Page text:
OF – Kevin Mitchell

Mitchell was one of the 12 men to walk on the moon

OF – Don Hahn

Hahn means rooster, which is an animal that crows at sunrise.

OF – Victor Diaz

His first and last name combined translate to day conqueror, which is effectively what the eclipse does.

deGrom Frustrated Like We All Are 

Jacob deGrom is all of us. He watched the Mets play behind him all afternoon with no run support and poor defensive, and he just threw his hands up in the air. 

The play that caused it was a seventh inning Dee Gordon grounder to Amed Rosario. Like he did in his first game against the Rockies, Rosario did a glove tap, and that was the difference between safe and out. 

Before that play, Travis d’Arnaud took the easy route getting the out at first instead of attempting to go for a double play on a poor Adam Conley sacrifice bunt attempt. 

This was all prelude to another Giancarlo Stanton home run. If deGrom is Superman, Stanton is 245 pounds of Kryptonite. Stanton’s three run homer here was his fourth off deGrom in his career, and it gave the Marlins a 5-1 lead. 

Not to be outdone, Yoenis Cespedes dropped a flyball later that inning. It brought the boo birds out on a day he showed continued lack of hustle. At least, he hit a homer in the first. 

Marcell Ozuna single after the Cespedes two base error gave the Marlins a 6-1 lead. It was a disappointing start for deGrom, but that’s to be expected when he isn’t getting any help in the field or at the plate. 

His final line would be 6.1 innings, 10 hits, five runs, five earned, no walks, and eight strikeouts. 

When deGrom threw his arms up, something he later admitted he shouldn’t have done, he spoke for all Mets fans tired of seeing the same mistakes being repeated game-in and game-out.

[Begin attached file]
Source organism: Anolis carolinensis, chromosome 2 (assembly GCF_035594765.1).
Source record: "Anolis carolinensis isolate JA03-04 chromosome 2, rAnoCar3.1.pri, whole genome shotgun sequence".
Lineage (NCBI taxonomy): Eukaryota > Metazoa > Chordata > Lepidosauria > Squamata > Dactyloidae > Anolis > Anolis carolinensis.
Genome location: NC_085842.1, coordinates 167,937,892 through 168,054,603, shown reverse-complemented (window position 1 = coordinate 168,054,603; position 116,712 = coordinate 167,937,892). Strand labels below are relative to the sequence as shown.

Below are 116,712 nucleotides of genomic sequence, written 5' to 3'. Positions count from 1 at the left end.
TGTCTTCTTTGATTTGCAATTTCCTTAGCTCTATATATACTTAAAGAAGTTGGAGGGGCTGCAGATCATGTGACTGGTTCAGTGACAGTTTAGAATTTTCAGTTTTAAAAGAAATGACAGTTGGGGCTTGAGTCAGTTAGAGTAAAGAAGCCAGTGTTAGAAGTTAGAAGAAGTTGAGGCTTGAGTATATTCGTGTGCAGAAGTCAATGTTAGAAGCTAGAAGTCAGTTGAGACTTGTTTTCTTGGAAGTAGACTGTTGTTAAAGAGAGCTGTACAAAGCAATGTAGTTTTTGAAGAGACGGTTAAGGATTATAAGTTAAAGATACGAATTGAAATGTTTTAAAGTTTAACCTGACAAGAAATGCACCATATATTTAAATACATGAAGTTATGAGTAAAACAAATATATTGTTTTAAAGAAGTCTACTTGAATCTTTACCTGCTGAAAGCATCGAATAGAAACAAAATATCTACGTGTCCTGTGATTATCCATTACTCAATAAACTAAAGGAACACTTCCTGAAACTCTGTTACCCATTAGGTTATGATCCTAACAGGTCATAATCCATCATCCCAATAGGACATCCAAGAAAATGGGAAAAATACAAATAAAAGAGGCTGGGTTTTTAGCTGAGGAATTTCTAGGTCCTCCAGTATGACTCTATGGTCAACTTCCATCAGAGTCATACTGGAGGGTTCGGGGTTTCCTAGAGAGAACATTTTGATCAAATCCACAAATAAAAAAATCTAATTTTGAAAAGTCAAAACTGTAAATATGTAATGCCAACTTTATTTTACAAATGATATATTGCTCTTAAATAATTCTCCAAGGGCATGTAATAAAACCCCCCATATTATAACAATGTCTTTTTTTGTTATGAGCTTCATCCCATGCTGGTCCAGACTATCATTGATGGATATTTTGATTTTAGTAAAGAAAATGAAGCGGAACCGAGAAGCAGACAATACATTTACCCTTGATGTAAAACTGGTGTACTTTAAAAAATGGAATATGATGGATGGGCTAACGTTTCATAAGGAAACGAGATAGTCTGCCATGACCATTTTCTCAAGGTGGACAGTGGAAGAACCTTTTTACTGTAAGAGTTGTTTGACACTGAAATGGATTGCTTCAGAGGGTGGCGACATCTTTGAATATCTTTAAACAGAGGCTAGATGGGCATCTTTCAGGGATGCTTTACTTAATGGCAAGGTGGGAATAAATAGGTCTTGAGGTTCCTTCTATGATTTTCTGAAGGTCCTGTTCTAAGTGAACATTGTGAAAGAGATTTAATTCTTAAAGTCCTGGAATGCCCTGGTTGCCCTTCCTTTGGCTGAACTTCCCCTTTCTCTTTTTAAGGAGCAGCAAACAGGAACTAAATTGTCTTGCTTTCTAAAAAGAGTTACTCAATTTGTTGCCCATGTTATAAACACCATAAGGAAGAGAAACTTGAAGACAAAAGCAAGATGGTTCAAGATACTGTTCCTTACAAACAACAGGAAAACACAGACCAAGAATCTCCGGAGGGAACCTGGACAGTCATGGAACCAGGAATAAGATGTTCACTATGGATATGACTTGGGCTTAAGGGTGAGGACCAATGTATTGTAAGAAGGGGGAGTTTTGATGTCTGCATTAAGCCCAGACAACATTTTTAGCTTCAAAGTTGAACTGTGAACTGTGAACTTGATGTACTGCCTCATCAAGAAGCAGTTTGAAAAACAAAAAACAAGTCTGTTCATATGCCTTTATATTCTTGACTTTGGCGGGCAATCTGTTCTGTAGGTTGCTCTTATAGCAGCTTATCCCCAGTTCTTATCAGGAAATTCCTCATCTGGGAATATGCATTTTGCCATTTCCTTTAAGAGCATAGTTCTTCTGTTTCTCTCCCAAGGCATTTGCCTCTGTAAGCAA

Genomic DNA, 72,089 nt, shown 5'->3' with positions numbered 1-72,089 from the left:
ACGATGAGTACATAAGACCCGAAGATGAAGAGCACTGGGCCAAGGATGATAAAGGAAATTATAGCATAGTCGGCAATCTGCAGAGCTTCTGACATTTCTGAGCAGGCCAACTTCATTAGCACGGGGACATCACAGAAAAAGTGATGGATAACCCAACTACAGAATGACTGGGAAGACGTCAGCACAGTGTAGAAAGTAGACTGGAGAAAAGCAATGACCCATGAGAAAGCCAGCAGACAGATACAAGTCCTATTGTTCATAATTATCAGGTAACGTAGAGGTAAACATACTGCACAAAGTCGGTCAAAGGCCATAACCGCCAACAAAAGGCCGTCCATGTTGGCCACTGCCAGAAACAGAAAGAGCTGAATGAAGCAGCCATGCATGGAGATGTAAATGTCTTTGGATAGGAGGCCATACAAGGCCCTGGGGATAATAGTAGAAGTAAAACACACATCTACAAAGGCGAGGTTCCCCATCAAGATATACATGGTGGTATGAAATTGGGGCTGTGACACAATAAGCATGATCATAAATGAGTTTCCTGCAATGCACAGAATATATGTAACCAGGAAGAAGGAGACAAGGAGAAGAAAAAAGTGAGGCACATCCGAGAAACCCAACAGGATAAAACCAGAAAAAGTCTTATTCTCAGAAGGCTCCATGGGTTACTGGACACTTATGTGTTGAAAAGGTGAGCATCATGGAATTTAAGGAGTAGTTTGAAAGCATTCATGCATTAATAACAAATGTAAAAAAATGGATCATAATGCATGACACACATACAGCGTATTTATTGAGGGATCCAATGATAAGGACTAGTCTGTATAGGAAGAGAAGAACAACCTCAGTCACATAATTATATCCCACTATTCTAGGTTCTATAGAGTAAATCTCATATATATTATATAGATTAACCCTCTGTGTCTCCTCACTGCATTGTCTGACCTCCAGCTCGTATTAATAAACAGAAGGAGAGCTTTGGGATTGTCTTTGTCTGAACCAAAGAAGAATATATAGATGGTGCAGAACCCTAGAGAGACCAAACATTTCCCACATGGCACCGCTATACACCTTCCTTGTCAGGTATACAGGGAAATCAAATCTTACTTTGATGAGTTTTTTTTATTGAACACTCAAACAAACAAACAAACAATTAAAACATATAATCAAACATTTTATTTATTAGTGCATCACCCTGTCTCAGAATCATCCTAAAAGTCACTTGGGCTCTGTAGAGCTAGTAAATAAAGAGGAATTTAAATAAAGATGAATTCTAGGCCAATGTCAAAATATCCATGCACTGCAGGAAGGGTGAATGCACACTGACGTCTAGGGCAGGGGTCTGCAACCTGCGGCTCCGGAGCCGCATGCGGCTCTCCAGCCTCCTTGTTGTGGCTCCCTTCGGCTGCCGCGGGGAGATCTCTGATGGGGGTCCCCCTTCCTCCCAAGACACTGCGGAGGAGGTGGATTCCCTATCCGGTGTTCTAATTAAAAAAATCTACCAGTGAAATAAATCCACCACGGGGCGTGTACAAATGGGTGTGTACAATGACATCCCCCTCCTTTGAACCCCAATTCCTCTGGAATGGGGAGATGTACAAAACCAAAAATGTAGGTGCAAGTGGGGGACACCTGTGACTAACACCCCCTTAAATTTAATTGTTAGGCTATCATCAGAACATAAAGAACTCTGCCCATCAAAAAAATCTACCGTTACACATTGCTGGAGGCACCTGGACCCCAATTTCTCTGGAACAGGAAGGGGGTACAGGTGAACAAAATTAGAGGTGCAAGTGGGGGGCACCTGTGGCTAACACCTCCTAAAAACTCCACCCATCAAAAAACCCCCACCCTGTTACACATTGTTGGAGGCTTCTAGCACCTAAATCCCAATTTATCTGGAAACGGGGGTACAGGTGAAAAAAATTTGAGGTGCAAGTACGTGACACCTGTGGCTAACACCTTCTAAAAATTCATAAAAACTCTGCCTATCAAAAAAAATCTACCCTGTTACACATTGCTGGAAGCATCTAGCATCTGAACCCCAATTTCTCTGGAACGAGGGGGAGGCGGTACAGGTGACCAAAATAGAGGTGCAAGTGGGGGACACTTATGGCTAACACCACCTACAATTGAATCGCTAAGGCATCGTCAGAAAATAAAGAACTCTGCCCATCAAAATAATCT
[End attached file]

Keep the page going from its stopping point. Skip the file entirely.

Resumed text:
With d’Arnaud and Cespedes, it is more of the same. We see great defensive aspects to d’Arnaud’s game, but he just doesn’t trust his arm. For Cespedes, his lack of hustle borders on the pathological. 

At least with Rosario, the play was part of growing pains. Same goes for Dominic Smith going 0-3 with three strikeouts against the left-handed Conley. It certainly doesn’t help Terry Collins having him out of the lineup against left-handed pitching. 

It should be noted young players don’t just come with growing pains. They come with improvement. 

We saw that with Brandon Nimmo leading off the eighth with a pinch hit double and Michael Conforto following with a one out walk. This led to the Mets making a game of this, which was a nice departure from most Sunday games. 

Nimmo scored on a Cespedes double. Conforto scored on a Wilmer Flores sacrifice fly, and Cespedes scored on a two out d’Arnaud RBI single. 

That made the score 6-4, which was as close as the Mets would get. 

Rosario struck out to end the eighth inning rally, and Asdrubal Cabrera hit into a game ending double play in the ninth. 

Like most Sunday games, this was a tough watch. It was tough seeing veterans continuing to have the same issues. The hope is that while these veterans never learned how to correct theirs, the young players like Smith and Rosario will. 

If they do, these tough games will all be worth it. If they do, the Mets may very well compete again next year.

Game Notes: Gavin Cecchini got the start at second. With his ninth inning single, he now has a base hit in all five games he’s started. 

Montero Wins – Yes, Seriously, He Did

In his major league career, Rafael Montero had a staggering 2-13 record. You’d be hard-pressed to say that record was the result of his team failing to pick him up. To be fair, he’s usually been so poor, he never really gave his teammates a chance. That wasn’t the case tonight. 

Montero was great for five innings allowing the Marlins to just four hits and two walks. He then ran into some issues in the sixth beginning with the opposing pitcher, Vance Worley, getting a lead-off single. 

The Marlins then got a trade-off they take every day of the week with a Dee Gordon, who hit a fly ball Brandon Nimmo couldn’t get, but he was still able to get Worley at second. 

After a Giancarlo Stanton walk and a Christian Yelich strikeout, Montero was on the cusp of getting out of the inning unscathed.